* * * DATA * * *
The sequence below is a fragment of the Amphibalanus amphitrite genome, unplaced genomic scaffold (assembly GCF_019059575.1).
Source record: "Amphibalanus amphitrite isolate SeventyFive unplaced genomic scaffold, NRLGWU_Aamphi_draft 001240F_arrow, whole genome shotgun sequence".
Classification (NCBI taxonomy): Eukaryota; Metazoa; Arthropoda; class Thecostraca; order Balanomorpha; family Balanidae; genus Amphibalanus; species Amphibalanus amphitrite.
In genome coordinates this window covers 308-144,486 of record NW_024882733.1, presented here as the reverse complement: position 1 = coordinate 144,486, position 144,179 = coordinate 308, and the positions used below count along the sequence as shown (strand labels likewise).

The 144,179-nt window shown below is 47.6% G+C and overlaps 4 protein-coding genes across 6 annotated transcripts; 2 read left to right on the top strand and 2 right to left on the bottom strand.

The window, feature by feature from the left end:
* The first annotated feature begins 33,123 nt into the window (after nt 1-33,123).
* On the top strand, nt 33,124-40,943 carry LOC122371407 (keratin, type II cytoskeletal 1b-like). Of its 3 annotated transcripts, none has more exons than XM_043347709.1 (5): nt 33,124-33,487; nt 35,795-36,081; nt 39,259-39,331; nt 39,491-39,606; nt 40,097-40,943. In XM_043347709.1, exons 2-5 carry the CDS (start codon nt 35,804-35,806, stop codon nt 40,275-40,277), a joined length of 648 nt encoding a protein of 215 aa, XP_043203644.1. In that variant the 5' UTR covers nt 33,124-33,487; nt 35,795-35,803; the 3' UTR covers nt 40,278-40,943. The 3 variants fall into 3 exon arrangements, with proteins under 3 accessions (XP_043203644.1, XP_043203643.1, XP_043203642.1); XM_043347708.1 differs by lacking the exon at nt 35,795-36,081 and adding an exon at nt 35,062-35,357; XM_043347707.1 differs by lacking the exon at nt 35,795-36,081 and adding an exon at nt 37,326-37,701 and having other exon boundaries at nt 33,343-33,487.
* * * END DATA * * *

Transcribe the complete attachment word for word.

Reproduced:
The sequence below is a fragment of the Amphibalanus amphitrite genome, unplaced genomic scaffold (assembly GCF_019059575.1).
Source record: "Amphibalanus amphitrite isolate SeventyFive unplaced genomic scaffold, NRLGWU_Aamphi_draft 001240F_arrow, whole genome shotgun sequence".
Classification (NCBI taxonomy): Eukaryota; Metazoa; Arthropoda; class Thecostraca; order Balanomorpha; family Balanidae; genus Amphibalanus; species Amphibalanus amphitrite.
In genome coordinates this window covers 308-144,486 of record NW_024882733.1, presented here as the reverse complement: position 1 = coordinate 144,486, position 144,179 = coordinate 308, and the positions used below count along the sequence as shown (strand labels likewise).

The 144,179-nt window shown below is 47.6% G+C and overlaps 4 protein-coding genes across 6 annotated transcripts; 2 read left to right on the top strand and 2 right to left on the bottom strand.

The window, feature by feature from the left end:
* The first annotated feature begins 33,123 nt into the window (after nt 1-33,123).
* On the top strand, nt 33,124-40,943 carry LOC122371407 (keratin, type II cytoskeletal 1b-like). Of its 3 annotated transcripts, none has more exons than XM_043347709.1 (5): nt 33,124-33,487; nt 35,795-36,081; nt 39,259-39,331; nt 39,491-39,606; nt 40,097-40,943. In XM_043347709.1, exons 2-5 carry the CDS (start codon nt 35,804-35,806, stop codon nt 40,275-40,277), a joined length of 648 nt encoding a protein of 215 aa, XP_043203644.1. In that variant the 5' UTR covers nt 33,124-33,487; nt 35,795-35,803; the 3' UTR covers nt 40,278-40,943. The 3 variants fall into 3 exon arrangements, with proteins under 3 accessions (XP_043203644.1, XP_043203643.1, XP_043203642.1); XM_043347708.1 differs by lacking the exon at nt 35,795-36,081 and adding an exon at nt 35,062-35,357; XM_043347707.1 differs by lacking the exon at nt 35,795-36,081 and adding an exon at nt 37,326-37,701 and having other exon boundaries at nt 33,343-33,487.